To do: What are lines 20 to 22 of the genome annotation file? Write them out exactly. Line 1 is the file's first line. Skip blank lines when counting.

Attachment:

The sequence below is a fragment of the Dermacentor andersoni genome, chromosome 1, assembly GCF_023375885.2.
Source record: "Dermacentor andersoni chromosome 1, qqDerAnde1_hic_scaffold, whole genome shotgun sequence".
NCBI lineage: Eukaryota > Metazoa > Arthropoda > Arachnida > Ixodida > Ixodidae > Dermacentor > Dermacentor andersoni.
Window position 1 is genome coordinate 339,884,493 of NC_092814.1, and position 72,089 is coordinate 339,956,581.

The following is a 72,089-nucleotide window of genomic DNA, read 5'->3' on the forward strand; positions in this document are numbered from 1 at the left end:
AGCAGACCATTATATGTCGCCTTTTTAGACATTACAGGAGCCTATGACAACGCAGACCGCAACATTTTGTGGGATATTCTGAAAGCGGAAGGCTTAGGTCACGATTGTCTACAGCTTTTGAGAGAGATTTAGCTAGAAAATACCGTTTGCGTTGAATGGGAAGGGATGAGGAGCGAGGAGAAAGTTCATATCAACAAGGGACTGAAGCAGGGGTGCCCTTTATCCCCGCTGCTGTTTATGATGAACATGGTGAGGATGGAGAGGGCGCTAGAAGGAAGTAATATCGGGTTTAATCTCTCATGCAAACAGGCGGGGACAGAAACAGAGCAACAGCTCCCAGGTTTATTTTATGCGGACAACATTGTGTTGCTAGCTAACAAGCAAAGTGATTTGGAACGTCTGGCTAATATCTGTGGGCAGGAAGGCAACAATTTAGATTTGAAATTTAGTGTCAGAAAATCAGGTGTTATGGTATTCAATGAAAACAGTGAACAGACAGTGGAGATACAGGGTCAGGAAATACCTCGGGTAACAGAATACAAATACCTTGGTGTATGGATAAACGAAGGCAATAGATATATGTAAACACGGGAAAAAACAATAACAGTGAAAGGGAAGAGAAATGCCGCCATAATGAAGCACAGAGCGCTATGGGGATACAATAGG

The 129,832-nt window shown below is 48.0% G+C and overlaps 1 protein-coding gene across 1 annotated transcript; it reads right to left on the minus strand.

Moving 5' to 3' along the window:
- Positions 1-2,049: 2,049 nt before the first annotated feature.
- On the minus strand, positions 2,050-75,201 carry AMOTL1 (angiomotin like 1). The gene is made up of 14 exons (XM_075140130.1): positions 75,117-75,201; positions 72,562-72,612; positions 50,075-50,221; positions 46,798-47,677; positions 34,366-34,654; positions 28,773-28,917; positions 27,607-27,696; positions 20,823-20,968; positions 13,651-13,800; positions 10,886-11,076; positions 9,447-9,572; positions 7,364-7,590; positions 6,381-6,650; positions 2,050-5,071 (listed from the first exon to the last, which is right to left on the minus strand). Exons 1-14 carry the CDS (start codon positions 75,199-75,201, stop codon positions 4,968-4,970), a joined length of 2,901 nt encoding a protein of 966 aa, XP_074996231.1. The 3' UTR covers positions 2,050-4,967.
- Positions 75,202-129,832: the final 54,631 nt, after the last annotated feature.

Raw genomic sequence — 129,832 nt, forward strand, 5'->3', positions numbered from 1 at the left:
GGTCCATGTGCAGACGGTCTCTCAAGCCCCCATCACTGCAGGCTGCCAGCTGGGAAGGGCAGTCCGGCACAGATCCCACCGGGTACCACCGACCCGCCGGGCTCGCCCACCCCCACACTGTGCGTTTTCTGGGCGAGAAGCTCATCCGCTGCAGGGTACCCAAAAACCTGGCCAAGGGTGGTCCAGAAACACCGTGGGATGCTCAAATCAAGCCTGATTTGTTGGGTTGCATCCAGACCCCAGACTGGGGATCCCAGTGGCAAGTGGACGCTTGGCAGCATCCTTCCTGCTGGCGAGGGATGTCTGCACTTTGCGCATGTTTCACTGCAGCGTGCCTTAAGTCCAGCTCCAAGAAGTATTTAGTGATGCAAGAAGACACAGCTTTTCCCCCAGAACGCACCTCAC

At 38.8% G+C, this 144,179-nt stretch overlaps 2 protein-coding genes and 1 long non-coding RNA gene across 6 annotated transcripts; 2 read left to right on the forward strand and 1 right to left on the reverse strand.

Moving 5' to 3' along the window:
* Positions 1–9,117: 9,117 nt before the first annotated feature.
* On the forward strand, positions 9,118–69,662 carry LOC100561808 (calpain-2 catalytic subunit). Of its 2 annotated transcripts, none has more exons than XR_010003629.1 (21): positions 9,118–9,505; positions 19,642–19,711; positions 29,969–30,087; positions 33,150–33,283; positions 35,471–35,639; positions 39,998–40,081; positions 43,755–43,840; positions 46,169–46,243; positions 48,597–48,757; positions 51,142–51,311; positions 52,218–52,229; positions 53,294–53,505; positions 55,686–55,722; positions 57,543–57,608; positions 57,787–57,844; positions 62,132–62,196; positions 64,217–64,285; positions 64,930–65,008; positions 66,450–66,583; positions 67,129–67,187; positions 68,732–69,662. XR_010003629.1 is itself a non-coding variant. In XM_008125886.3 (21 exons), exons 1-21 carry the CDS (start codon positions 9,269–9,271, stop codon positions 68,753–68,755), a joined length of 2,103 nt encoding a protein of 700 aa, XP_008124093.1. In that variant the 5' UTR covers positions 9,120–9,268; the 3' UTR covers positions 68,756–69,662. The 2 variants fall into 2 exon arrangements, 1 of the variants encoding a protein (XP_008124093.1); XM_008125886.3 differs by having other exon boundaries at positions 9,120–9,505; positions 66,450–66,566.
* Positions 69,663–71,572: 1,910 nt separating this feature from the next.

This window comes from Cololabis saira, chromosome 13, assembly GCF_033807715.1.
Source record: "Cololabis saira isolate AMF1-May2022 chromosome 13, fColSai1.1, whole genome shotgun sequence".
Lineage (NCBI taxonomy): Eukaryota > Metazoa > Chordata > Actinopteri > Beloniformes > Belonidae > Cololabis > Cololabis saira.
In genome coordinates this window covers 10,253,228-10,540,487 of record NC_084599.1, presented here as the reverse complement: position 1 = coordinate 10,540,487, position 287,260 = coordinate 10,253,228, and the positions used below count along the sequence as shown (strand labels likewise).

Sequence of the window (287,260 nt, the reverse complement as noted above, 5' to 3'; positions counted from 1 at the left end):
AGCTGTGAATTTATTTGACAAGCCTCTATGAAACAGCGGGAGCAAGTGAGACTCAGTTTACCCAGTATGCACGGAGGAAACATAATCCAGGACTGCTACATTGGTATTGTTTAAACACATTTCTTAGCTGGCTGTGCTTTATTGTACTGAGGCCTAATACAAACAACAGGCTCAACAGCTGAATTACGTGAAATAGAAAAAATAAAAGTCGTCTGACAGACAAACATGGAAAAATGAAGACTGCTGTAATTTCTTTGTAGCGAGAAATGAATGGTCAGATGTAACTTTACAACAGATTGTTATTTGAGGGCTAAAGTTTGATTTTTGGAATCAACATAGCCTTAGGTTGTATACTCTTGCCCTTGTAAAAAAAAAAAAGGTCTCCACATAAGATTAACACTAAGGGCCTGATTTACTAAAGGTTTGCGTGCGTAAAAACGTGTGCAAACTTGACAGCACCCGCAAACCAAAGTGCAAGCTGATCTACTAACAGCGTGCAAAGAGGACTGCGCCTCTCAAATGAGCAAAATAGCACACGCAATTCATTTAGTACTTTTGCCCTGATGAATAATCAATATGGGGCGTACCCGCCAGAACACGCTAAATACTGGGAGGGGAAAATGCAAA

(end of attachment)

Source record: "Cololabis saira isolate AMF1-May2022 chromosome 13, fColSai1.1, whole genome shotgun sequence".
Lineage (NCBI taxonomy): Eukaryota > Metazoa > Chordata > Actinopteri > Beloniformes > Belonidae > Cololabis > Cololabis saira.
In genome coordinates this window covers 10,253,228-10,540,487 of record NC_084599.1, presented here as the reverse complement: position 1 = coordinate 10,540,487, position 287,260 = coordinate 10,253,228, and the positions used below count along the sequence as shown (strand labels likewise).